Using her posture and eye contact to draw the viewer into the painting, Louisa Fletcher models confidently in a glamorous empire-cut gown for her friend, the artist Mary Blumenschein.
The deftly rendered textures, subtle color gradations, and strong sense of personality reflect Blumenschein's skill as a portraitist.
Indianapolis-born Fletcher was recently divorced from the well-known author Booth Tarkington when she posed for this portriat. The former couple had befriended Blumenschein and her husband Ernest, also an artist, while living in Paris.
The Blumenscheins: An Artistic Couple
Mary Shephard Greene was an accomplished artist, who studied in New York City and in Paris. She won awards for her art at the Paris Salon and the St. Louis Exposition. In 1905, she married Ernest Blumenschein and returned with him to New York. She taught at the Pratt Institute, her alma mater, and provided illustrations for Century, McClure’s and American magazines concurrently. In 1913, she and her husband made their first trip to Taos, New Mexico, and in 1919, they relocated there permanently. In the 1920s, Mary returned to Paris to study jewelry making, which she pursued during her time in Taos.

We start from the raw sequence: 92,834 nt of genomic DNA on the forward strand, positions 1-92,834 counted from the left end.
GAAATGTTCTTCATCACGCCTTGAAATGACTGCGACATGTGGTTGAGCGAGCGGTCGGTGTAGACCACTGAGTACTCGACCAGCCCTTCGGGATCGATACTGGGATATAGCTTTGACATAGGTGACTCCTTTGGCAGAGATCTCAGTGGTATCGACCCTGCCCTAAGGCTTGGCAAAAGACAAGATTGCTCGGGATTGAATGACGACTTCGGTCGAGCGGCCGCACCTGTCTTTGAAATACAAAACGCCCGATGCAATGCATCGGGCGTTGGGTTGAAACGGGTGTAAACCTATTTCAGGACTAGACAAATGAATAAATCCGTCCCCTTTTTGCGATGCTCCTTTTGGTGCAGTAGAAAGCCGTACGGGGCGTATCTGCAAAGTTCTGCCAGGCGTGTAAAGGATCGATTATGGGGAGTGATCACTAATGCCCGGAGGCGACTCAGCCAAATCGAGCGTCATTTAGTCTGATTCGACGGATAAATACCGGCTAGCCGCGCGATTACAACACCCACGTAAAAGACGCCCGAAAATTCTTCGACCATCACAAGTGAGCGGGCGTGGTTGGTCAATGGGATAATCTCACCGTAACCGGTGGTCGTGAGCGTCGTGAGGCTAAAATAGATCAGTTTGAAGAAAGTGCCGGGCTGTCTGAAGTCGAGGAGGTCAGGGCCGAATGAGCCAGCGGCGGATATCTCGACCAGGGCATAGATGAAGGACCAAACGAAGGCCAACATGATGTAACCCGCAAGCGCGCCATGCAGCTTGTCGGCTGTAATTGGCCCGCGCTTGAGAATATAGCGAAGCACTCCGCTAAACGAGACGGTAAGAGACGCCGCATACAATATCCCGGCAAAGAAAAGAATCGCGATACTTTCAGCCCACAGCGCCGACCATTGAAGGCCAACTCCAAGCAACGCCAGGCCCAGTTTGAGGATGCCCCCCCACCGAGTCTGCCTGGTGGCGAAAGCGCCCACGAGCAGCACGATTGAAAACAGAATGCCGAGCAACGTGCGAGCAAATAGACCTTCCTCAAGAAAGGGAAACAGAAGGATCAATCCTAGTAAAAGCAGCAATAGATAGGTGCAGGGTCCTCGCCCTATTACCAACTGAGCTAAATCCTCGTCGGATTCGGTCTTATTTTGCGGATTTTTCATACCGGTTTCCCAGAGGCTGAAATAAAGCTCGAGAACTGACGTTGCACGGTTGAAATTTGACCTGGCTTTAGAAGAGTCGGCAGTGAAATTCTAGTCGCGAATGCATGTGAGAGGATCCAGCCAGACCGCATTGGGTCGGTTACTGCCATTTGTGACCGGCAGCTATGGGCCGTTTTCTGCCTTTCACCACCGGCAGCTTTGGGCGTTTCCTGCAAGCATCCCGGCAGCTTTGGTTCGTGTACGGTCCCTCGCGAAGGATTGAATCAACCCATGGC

Indianapolis native Louisa Fletcher and Mary Blumenschein were good friends, bound by their mutual interest in the arts. Louisa was the daughter of Indianapolis banker Stoughton Fletcher. She became the wife of Booth Tarkington in 1902. They spent the early years of their marriage in Paris, where they befriended Ernest and Mary Blumenschein. The marriage between Louisa and Booth was dissolved in 1911, a year before Mary created this image. The deftly rendered textures, subtle color graduations, and strong sense of personality reflect her abilities as a portraitist.